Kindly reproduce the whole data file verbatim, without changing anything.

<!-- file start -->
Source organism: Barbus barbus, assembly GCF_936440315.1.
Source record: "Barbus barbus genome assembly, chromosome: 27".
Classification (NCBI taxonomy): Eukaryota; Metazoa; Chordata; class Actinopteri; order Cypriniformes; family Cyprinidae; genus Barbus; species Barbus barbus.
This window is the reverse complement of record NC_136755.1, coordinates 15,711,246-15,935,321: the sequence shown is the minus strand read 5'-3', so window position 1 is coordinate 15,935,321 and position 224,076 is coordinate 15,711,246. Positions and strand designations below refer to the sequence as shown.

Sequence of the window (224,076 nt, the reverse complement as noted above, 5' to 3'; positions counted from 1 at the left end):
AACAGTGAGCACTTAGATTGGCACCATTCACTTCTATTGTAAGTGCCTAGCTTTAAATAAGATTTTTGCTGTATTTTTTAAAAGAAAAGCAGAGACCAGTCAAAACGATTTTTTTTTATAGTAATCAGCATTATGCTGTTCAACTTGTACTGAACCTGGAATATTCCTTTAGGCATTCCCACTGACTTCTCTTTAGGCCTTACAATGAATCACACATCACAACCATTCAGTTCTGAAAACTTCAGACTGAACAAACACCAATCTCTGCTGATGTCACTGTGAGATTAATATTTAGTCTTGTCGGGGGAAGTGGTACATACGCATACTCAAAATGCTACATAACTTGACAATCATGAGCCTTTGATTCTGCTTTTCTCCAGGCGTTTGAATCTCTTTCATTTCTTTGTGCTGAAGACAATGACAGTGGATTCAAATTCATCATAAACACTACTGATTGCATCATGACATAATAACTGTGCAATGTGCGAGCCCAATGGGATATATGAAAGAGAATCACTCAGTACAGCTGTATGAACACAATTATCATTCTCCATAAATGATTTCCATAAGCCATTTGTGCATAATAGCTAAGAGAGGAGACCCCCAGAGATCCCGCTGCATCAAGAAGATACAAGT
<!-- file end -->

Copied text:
Source organism: Barbus barbus, assembly GCF_936440315.1.
Source record: "Barbus barbus genome assembly, chromosome: 27".
Classification (NCBI taxonomy): Eukaryota; Metazoa; Chordata; class Actinopteri; order Cypriniformes; family Cyprinidae; genus Barbus; species Barbus barbus.
This window is the reverse complement of record NC_136755.1, coordinates 15,711,246-15,935,321: the sequence shown is the minus strand read 5'-3', so window position 1 is coordinate 15,935,321 and position 224,076 is coordinate 15,711,246. Positions and strand designations below refer to the sequence as shown.

Sequence of the window (224,076 nt, the reverse complement as noted above, 5' to 3'; positions counted from 1 at the left end):
AACAGTGAGCACTTAGATTGGCACCATTCACTTCTATTGTAAGTGCCTAGCTTTAAATAAGATTTTTGCTGTATTTTTTAAAAGAAAAGCAGAGACCAGTCAAAACGATTTTTTTTTATAGTAATCAGCATTATGCTGTTCAACTTGTACTGAACCTGGAATATTCCTTTAGGCATTCCCACTGACTTCTCTTTAGGCCTTACAATGAATCACACATCACAACCATTCAGTTCTGAAAACTTCAGACTGAACAAACACCAATCTCTGCTGATGTCACTGTGAGATTAATATTTAGTCTTGTCGGGGGAAGTGGTACATACGCATACTCAAAATGCTACATAACTTGACAATCATGAGCCTTTGATTCTGCTTTTCTCCAGGCGTTTGAATCTCTTTCATTTCTTTGTGCTGAAGACAATGACAGTGGATTCAAATTCATCATAAACACTACTGATTGCATCATGACATAATAACTGTGCAATGTGCGAGCCCAATGGGATATATGAAAGAGAATCACTCAGTACAGCTGTATGAACACAATTATCATTCTCCATAAATGATTTCCATAAGCCATTTGTGCATAATAGCTAAGAGAGGAGACCCCCAGAGATCCCGCTGCATCAAGAAGATACAAGT